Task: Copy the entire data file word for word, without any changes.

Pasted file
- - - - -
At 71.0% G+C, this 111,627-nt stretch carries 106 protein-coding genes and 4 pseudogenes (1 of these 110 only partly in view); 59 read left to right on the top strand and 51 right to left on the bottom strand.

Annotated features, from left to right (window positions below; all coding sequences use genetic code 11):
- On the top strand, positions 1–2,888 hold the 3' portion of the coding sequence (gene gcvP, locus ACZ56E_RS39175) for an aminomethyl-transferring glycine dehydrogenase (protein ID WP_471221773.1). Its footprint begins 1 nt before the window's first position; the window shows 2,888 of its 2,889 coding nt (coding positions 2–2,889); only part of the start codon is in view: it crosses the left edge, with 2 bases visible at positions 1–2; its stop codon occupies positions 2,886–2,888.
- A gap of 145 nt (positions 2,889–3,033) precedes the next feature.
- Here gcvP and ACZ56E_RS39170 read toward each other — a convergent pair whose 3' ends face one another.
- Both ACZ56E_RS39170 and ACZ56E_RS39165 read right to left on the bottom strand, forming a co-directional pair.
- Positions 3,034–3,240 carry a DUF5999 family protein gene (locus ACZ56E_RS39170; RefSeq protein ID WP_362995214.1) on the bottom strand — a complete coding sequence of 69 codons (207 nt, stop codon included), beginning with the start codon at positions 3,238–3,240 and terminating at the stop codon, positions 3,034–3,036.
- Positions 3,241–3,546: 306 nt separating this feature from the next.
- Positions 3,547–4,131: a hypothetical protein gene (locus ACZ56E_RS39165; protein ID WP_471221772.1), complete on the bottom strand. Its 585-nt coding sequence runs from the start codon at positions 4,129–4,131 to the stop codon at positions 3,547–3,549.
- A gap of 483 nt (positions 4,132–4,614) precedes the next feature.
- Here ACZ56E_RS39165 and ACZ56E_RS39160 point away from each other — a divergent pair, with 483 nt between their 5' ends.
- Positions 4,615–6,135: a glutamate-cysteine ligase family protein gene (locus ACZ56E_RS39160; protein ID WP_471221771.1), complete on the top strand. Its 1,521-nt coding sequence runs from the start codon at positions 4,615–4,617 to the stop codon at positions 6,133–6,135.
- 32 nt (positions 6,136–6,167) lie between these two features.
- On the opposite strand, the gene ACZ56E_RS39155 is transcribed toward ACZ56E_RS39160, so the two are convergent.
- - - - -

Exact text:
At 71.0% G+C, this 111,627-nt stretch carries 106 protein-coding genes and 4 pseudogenes (1 of these 110 only partly in view); 59 read left to right on the top strand and 51 right to left on the bottom strand.

Annotated features, from left to right (window positions below; all coding sequences use genetic code 11):
- On the top strand, positions 1–2,888 hold the 3' portion of the coding sequence (gene gcvP, locus ACZ56E_RS39175) for an aminomethyl-transferring glycine dehydrogenase (protein ID WP_471221773.1). Its footprint begins 1 nt before the window's first position; the window shows 2,888 of its 2,889 coding nt (coding positions 2–2,889); only part of the start codon is in view: it crosses the left edge, with 2 bases visible at positions 1–2; its stop codon occupies positions 2,886–2,888.
- A gap of 145 nt (positions 2,889–3,033) precedes the next feature.
- Here gcvP and ACZ56E_RS39170 read toward each other — a convergent pair whose 3' ends face one another.
- Both ACZ56E_RS39170 and ACZ56E_RS39165 read right to left on the bottom strand, forming a co-directional pair.
- Positions 3,034–3,240 carry a DUF5999 family protein gene (locus ACZ56E_RS39170; RefSeq protein ID WP_362995214.1) on the bottom strand — a complete coding sequence of 69 codons (207 nt, stop codon included), beginning with the start codon at positions 3,238–3,240 and terminating at the stop codon, positions 3,034–3,036.
- Positions 3,241–3,546: 306 nt separating this feature from the next.
- Positions 3,547–4,131: a hypothetical protein gene (locus ACZ56E_RS39165; protein ID WP_471221772.1), complete on the bottom strand. Its 585-nt coding sequence runs from the start codon at positions 4,129–4,131 to the stop codon at positions 3,547–3,549.
- A gap of 483 nt (positions 4,132–4,614) precedes the next feature.
- Here ACZ56E_RS39165 and ACZ56E_RS39160 point away from each other — a divergent pair, with 483 nt between their 5' ends.
- Positions 4,615–6,135: a glutamate-cysteine ligase family protein gene (locus ACZ56E_RS39160; protein ID WP_471221771.1), complete on the top strand. Its 1,521-nt coding sequence runs from the start codon at positions 4,615–4,617 to the stop codon at positions 6,133–6,135.
- 32 nt (positions 6,136–6,167) lie between these two features.
- On the opposite strand, the gene ACZ56E_RS39155 is transcribed toward ACZ56E_RS39160, so the two are convergent.